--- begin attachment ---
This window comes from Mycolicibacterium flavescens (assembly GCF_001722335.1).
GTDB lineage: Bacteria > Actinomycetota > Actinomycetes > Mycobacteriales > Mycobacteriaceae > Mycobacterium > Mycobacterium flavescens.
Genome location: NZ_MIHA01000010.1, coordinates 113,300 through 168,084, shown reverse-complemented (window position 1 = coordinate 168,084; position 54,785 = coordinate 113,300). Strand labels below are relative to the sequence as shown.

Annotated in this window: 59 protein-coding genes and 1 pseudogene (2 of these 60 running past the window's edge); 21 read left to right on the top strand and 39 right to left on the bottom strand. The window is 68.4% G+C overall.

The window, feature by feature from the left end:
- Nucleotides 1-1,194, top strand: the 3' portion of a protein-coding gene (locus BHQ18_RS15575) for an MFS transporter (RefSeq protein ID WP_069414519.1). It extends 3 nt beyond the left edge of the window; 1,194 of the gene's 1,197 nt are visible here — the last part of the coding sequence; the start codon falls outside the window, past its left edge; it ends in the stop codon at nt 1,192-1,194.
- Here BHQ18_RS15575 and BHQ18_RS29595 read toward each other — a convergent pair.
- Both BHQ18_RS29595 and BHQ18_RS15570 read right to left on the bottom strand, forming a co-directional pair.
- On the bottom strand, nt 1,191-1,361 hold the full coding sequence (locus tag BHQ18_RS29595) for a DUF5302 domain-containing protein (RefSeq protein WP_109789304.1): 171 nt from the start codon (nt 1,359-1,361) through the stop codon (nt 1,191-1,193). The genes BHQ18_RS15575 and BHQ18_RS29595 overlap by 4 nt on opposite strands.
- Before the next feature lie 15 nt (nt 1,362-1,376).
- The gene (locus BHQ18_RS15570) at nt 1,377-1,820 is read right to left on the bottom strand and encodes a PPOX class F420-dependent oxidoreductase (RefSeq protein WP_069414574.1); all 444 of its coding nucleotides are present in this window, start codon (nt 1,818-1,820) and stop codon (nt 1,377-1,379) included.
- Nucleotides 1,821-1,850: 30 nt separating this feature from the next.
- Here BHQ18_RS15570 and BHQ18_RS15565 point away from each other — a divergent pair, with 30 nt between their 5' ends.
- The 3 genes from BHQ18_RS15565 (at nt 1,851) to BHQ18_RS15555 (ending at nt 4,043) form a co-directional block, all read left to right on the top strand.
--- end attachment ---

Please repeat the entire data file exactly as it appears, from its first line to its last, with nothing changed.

This window comes from Mycolicibacterium flavescens (assembly GCF_001722335.1).
GTDB lineage: Bacteria > Actinomycetota > Actinomycetes > Mycobacteriales > Mycobacteriaceae > Mycobacterium > Mycobacterium flavescens.
Genome location: NZ_MIHA01000010.1, coordinates 113,300 through 168,084, shown reverse-complemented (window position 1 = coordinate 168,084; position 54,785 = coordinate 113,300). Strand labels below are relative to the sequence as shown.

Annotated in this window: 59 protein-coding genes and 1 pseudogene (2 of these 60 running past the window's edge); 21 read left to right on the top strand and 39 right to left on the bottom strand. The window is 68.4% G+C overall.

The window, feature by feature from the left end:
- Nucleotides 1-1,194, top strand: the 3' portion of a protein-coding gene (locus BHQ18_RS15575) for an MFS transporter (RefSeq protein ID WP_069414519.1). It extends 3 nt beyond the left edge of the window; 1,194 of the gene's 1,197 nt are visible here — the last part of the coding sequence; the start codon falls outside the window, past its left edge; it ends in the stop codon at nt 1,192-1,194.
- Here BHQ18_RS15575 and BHQ18_RS29595 read toward each other — a convergent pair.
- Both BHQ18_RS29595 and BHQ18_RS15570 read right to left on the bottom strand, forming a co-directional pair.
- On the bottom strand, nt 1,191-1,361 hold the full coding sequence (locus tag BHQ18_RS29595) for a DUF5302 domain-containing protein (RefSeq protein WP_109789304.1): 171 nt from the start codon (nt 1,359-1,361) through the stop codon (nt 1,191-1,193). The genes BHQ18_RS15575 and BHQ18_RS29595 overlap by 4 nt on opposite strands.
- Before the next feature lie 15 nt (nt 1,362-1,376).
- The gene (locus BHQ18_RS15570) at nt 1,377-1,820 is read right to left on the bottom strand and encodes a PPOX class F420-dependent oxidoreductase (RefSeq protein WP_069414574.1); all 444 of its coding nucleotides are present in this window, start codon (nt 1,818-1,820) and stop codon (nt 1,377-1,379) included.
- Nucleotides 1,821-1,850: 30 nt separating this feature from the next.
- Here BHQ18_RS15570 and BHQ18_RS15565 point away from each other — a divergent pair, with 30 nt between their 5' ends.
- The 3 genes from BHQ18_RS15565 (at nt 1,851) to BHQ18_RS15555 (ending at nt 4,043) form a co-directional block, all read left to right on the top strand.